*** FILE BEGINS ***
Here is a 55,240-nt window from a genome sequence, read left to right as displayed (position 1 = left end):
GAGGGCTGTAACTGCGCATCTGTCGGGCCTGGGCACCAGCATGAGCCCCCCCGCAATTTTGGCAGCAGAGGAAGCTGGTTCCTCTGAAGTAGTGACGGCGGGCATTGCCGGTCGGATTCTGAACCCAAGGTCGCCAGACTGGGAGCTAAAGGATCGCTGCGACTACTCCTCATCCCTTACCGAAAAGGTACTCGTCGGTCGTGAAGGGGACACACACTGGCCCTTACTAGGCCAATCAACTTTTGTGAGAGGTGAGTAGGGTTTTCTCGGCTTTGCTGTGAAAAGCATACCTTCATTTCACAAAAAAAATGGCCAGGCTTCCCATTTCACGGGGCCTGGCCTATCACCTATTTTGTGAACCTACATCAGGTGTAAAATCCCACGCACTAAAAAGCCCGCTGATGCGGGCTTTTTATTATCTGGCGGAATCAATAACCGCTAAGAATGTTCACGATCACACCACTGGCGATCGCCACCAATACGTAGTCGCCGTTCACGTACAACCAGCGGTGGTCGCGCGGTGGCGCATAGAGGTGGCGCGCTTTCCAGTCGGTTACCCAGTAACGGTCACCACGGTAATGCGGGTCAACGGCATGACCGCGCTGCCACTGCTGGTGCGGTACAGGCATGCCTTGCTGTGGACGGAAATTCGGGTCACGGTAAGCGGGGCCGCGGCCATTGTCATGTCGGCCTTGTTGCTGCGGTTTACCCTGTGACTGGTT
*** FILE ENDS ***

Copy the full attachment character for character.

Here is a 55,240-nt window from a genome sequence, read left to right as displayed (position 1 = left end):
GAGGGCTGTAACTGCGCATCTGTCGGGCCTGGGCACCAGCATGAGCCCCCCCGCAATTTTGGCAGCAGAGGAAGCTGGTTCCTCTGAAGTAGTGACGGCGGGCATTGCCGGTCGGATTCTGAACCCAAGGTCGCCAGACTGGGAGCTAAAGGATCGCTGCGACTACTCCTCATCCCTTACCGAAAAGGTACTCGTCGGTCGTGAAGGGGACACACACTGGCCCTTACTAGGCCAATCAACTTTTGTGAGAGGTGAGTAGGGTTTTCTCGGCTTTGCTGTGAAAAGCATACCTTCATTTCACAAAAAAAATGGCCAGGCTTCCCATTTCACGGGGCCTGGCCTATCACCTATTTTGTGAACCTACATCAGGTGTAAAATCCCACGCACTAAAAAGCCCGCTGATGCGGGCTTTTTATTATCTGGCGGAATCAATAACCGCTAAGAATGTTCACGATCACACCACTGGCGATCGCCACCAATACGTAGTCGCCGTTCACGTACAACCAGCGGTGGTCGCGCGGTGGCGCATAGAGGTGGCGCGCTTTCCAGTCGGTTACCCAGTAACGGTCACCACGGTAATGCGGGTCAACGGCATGACCGCGCTGCCACTGCTGGTGCGGTACAGGCATGCCTTGCTGTGGACGGAAATTCGGGTCACGGTAAGCGGGGCCGCGGCCATTGTCATGTCGGCCTTGTTGCTGCGGTTTACCCTGTGACTGGTT